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How to put Indian Almond Leaves in your fish tank or shrimp tank

Indian Almond Leaves offer many benefits to your fish tank and/or shrimp tank.

You can check out this step-by-step guide at Aquarium Blueprints to see how you can properly add them into your aquarium without stressing and harming your aquatic pets.

What are the benefits of adding Indian Almond Leaves to your fish tank or shrimp tank?

Indian Almond Leaves, also known as Terminalia Catappa Leves, will release tannins when decomposing. These tannins contain antifungal and antibacterial that will help your shrimp or fish recover from some infections. Furthermore, this product can also be used as a preventive measure to stop your pets from getting sick in the first place.

Another benefit is food. All shrimps, as well as some fish, will pick at the Indian Almond Leaf as it decomposes. Therefore, it can be utilized as a snack in between meals. This is especially helpful for newborn shrimps who will most likely have a hard time competing against bigger shrimps and fishes when it comes to eating manufactured powder or pellet foods.

Indian Almond Leaves will also help slowly lower your pH, which is helpful if you have a fish or shrimp that prefers more acidic water. Some species also requires for acidity to breed.

Moreover, adding enough of these will turn you’re your tank water brownish, creating a unique look for your aquarium.

Last but not least, leaves will provide hiding spots for your fish fry and baby shrimp. Otherwise, these smaller inhabitants in your aquarium will get easily eaten by the bigger fishes.

How to add Indian Almond Leaves in your fish tank or shrimp tank

In order to safely add Indian Almond Leaves into your aquarium, we recommend taking the following steps:

1. If you haven’t done so already, make sure you have an Indian Almond Leaf ready for use.

If you don’t, then you can purchase the SunGrow Catappa Indian Almond Leaves on Amazon with this link.

2. We suggest adding just one Indian Almond Leaf at a time.

This is because adding too much may cause a dramatic shift to your water pH, causing stress and potentially harming your fish. Shrimps are especially sensitive to changing parameters.

If you want to add more, then we recommend adding an additional leaf 24 hours apart so that it will give your pets time to slowly acclimate.

3. Before adding the Indian Almond Leaf to your fish tank or shrimp tank, we highly recommend boiling it.

This will kill off any unwanted bacteria, pathogens and hitchhikers on the leaf. Furthermore, it will also clean off any dust and dirt particles. Finally, boiling will help get the leaf waterlogged, which will make it easier for it to sink to the bottom of your tank.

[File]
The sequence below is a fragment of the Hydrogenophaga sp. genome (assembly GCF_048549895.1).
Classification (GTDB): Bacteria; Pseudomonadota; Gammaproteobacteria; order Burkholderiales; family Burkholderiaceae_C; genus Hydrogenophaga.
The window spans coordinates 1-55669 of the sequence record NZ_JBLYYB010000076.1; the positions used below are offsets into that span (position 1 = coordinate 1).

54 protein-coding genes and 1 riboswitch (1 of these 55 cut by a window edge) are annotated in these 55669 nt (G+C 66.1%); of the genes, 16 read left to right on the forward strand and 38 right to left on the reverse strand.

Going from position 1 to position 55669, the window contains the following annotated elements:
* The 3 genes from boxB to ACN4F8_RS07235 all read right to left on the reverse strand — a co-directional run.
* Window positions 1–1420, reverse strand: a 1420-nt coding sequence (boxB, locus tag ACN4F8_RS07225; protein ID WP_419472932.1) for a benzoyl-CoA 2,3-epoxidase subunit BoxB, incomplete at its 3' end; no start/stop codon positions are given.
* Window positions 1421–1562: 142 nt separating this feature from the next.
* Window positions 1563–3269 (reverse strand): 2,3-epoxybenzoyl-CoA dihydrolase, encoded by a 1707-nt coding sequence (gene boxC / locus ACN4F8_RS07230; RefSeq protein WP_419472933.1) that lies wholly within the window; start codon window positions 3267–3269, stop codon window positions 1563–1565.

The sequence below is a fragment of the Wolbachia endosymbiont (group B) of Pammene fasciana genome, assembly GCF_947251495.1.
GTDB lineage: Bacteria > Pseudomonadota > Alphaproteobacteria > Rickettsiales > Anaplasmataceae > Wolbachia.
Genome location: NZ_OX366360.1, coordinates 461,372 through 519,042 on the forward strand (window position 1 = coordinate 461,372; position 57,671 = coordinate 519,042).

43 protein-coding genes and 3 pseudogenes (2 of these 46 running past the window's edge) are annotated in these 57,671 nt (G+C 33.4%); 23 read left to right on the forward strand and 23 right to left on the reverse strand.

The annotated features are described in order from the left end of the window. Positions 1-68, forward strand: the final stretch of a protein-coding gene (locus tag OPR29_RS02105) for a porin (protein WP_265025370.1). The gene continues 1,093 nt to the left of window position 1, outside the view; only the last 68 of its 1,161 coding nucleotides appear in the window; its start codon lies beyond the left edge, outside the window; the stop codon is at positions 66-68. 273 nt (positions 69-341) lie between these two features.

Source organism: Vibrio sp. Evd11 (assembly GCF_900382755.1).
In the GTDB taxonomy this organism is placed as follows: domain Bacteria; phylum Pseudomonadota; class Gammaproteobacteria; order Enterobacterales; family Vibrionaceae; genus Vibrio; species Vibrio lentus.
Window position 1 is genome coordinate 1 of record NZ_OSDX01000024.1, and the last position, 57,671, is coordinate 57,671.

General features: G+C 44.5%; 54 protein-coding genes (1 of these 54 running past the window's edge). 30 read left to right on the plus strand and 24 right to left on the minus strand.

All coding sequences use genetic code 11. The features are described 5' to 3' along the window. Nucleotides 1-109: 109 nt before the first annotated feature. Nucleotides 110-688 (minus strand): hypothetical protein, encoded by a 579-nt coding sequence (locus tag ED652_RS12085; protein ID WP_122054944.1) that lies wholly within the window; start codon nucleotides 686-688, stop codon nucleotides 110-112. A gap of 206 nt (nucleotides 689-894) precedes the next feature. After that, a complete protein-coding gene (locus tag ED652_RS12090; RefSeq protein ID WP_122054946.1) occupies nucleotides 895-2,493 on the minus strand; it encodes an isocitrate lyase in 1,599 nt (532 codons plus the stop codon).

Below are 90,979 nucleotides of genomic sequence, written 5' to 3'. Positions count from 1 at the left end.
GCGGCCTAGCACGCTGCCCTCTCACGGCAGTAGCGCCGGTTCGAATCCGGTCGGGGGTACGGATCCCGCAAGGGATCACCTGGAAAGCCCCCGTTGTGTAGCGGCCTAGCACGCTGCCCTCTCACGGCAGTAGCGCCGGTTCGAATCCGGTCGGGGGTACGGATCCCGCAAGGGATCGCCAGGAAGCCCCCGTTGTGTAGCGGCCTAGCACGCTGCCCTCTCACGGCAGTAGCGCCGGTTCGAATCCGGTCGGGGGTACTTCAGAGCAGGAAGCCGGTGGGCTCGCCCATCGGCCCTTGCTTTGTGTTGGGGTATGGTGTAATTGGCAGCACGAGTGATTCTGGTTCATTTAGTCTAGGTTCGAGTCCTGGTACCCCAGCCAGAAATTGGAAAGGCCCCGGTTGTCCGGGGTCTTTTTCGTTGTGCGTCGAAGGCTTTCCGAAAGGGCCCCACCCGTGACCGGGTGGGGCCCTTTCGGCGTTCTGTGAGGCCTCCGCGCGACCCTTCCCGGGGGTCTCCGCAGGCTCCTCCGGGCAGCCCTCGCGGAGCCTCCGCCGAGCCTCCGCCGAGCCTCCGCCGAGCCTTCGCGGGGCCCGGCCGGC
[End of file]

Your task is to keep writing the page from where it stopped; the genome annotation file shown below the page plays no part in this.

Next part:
4. To boil put the leaf in water.

If you are using tap water, then we suggest adding a drop of a dechlorinator, such as Seachem Prime, as an extra precaution so that you don’t accidentally add chlorine or chloramine to your aquarium. Both of the compounds will kill the beneficial bacteria that help consume the harmful ammonia and nitrites from organic wastes.

Boiling the tap water should help remove a vast majority, but not all, of the chlorine or chloramine, from your tap water. Therefore, adding some dechlorinator will help.

5. Next, you can boil the leaf for at least 5 minutes on a stove.

You can also microwave the leaf but putting it in a bowl of water and then putting a plastic wrap on top. Make sure you leave a small opening at the top.

Alternatively, you can simply put the leaf in a bowl and then add boiling water.

6. After boiling the Indian Almond Leaf, leave it in the water and then let the water cool down for at least 30 minutes.

This will give your leaf additional time to get waterlogged, which will make it easier to sink down.

7. After letting the boiling water cool down, remove the leaf from the bowl and then put it in your tank.

If the leave is still floating, then you can put try partially burying it under the substrate and weigh it down using a rock or décor. Alternatively, you can simply let it stay afloat until it gets waterlogged enough to sink on its own accord.

8. After some time, the Indian Almond Leaf will slowly decompose.

9. After the lamina skin of the leaf has mostly disappeared, leaving only the skeletal petiole, midrib and veins remaining, we recommend removing the leaf from your aquarium.

This is because the Indian Almond Leaf will no longer contain any benefits for your tank. Instead, it will just slowly continue to decompose, increasing the ammonia, nitrite and nitrates levels of your tank water.